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What if...General Motors was forced to fix the V-1710?


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#111 Flo

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Posted 09 May 2012 - 11:00 AM

You've rather made my point for me?

That's to say that the pilots used different throttle settings according to their tasking.

Your earlier posts about '65% this' or '75% that' are plucked from the air. They were nonsense numbers that make no sense.

As to what throttle setting a particular fighter pilot would use at a particular point in his sweep? Don't guesstimate it, 'ask' them. :D Many accounts given by the fighter pilots we're discussing, or their biographers, deal specifically with combat settings.

Edgar mentioned BoB RAF aircraft using maximum throttle throughout their sortie. Some Luftwaffe fighters did the same over Germany. Likewise, P-38s made long range sweeps over the vast distances of the Pacific at very small throttle settings. None of the three used an arbitrary 10% less when over enemy territory. Generally, when they approached the greatest threat- the Lightnings target, say- they advanced to full throttle.
The defending fighter- also at full throttle- wouldn't be able to take advantage of the part throttle approach of his foe, that part of the flight profile would be over before they met.

Your oft repeated assertion that "most pilots didn't see who shot them down" isn't quite the same as 'being unaware of the possibility of attack'.
Quite the reverse, most aircraft shot down in WW2 combat were lost in fully developed combat- dogfights.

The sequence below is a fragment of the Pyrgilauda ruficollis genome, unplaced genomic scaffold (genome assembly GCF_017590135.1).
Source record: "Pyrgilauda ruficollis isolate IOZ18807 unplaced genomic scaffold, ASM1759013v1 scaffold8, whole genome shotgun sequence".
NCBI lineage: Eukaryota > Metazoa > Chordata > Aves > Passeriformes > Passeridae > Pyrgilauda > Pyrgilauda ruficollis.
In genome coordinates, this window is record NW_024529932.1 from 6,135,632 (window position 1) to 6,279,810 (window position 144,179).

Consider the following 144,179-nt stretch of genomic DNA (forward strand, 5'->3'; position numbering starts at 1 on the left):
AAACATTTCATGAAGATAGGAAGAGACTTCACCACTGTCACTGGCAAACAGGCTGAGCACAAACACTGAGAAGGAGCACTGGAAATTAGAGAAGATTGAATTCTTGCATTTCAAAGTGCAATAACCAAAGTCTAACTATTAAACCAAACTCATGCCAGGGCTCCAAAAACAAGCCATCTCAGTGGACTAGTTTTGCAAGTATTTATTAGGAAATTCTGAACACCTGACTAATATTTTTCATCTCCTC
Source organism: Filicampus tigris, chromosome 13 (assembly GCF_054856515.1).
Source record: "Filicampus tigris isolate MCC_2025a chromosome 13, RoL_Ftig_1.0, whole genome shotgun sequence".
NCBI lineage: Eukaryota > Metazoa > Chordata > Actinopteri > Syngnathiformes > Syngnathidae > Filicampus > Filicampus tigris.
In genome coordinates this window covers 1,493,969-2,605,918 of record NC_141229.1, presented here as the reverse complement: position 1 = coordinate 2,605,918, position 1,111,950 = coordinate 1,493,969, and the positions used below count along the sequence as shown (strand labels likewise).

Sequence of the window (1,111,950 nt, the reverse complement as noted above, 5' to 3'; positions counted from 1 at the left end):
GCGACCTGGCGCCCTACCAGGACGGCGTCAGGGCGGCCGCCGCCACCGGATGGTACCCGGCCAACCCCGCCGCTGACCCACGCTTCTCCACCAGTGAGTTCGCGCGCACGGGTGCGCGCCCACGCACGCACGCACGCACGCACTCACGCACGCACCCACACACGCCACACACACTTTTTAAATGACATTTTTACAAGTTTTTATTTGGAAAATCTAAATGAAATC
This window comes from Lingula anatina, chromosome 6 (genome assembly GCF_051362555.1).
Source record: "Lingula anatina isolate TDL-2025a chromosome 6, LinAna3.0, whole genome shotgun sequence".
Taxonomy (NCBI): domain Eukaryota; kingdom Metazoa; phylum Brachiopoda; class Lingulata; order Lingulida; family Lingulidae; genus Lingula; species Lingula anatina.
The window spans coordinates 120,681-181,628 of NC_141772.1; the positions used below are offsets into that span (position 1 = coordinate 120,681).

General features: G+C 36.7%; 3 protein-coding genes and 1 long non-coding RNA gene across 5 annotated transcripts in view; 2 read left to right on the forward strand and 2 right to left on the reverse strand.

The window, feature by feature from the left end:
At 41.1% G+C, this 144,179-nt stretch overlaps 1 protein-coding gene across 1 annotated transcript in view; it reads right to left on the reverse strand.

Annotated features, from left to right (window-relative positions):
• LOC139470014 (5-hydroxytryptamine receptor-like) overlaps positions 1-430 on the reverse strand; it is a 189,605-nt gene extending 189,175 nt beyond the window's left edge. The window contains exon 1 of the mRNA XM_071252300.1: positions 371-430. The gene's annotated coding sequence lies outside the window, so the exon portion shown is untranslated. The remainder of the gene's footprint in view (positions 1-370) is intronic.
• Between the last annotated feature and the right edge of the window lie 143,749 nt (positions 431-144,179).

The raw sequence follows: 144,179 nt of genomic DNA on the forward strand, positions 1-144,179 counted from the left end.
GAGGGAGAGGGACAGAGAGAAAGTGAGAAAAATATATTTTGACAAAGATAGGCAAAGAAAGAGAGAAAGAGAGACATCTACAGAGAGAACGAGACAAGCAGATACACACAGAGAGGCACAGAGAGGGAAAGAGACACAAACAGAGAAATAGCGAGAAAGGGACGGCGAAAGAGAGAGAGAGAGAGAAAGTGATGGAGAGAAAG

Being shot down from ambush- 'bounced'- was rare enough to warrant specific comment in most wartime pilots autobiographies.

I appreciate your memory may not be what it once was, Stewart. That's fine, really. :) Just do a wee check that what you're about to post is correct.
You're in front of a computer. Just google the subject. Eg, Wikipedia isn't quite as knowledgeable as specialist reference books or expert opinion, but it's a great tool for checking that the broad thrust of your argument is correct.

:) I'm not trying to lecture you mate, just offer a wee bit of friendly advice? Sorry if it sounds a bit patronising.

Edited by Flo, 09 May 2012 - 11:03 AM.
pompous a*se disclaimer!


#112 Kutscha

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Posted 09 May 2012 - 02:11 PM

At 5000m at max continuous (2400rpm, 323mph) the Bf109E-3 had an endurance of 55min and a of range of 286mi.

At 5000m at max economy (1400rpm, 217mph) the Bf109E-3 had an endurance of 1.5hr and a of range of 413mi.

Almost all Lw s/e fighters were based in the Pas de Calais area.
Abbeville to London is 130mi.
Wissant to London is 90mi.
St Omer to London 115mi.

The DB601A had a time limit of 5 min at max power (1.3ata) except on take off when it was 1 min (1.4ata).

Sorry Flo but full throttle was not used unless to engage in combat. It was just too hard on the engines. Max continuous throttle would be the norm.

I agree this % throttle is nonsense. Using the DB601 for example:

30% of 2400 = 720rpm
30% 0f 1.4ata = 0.42ata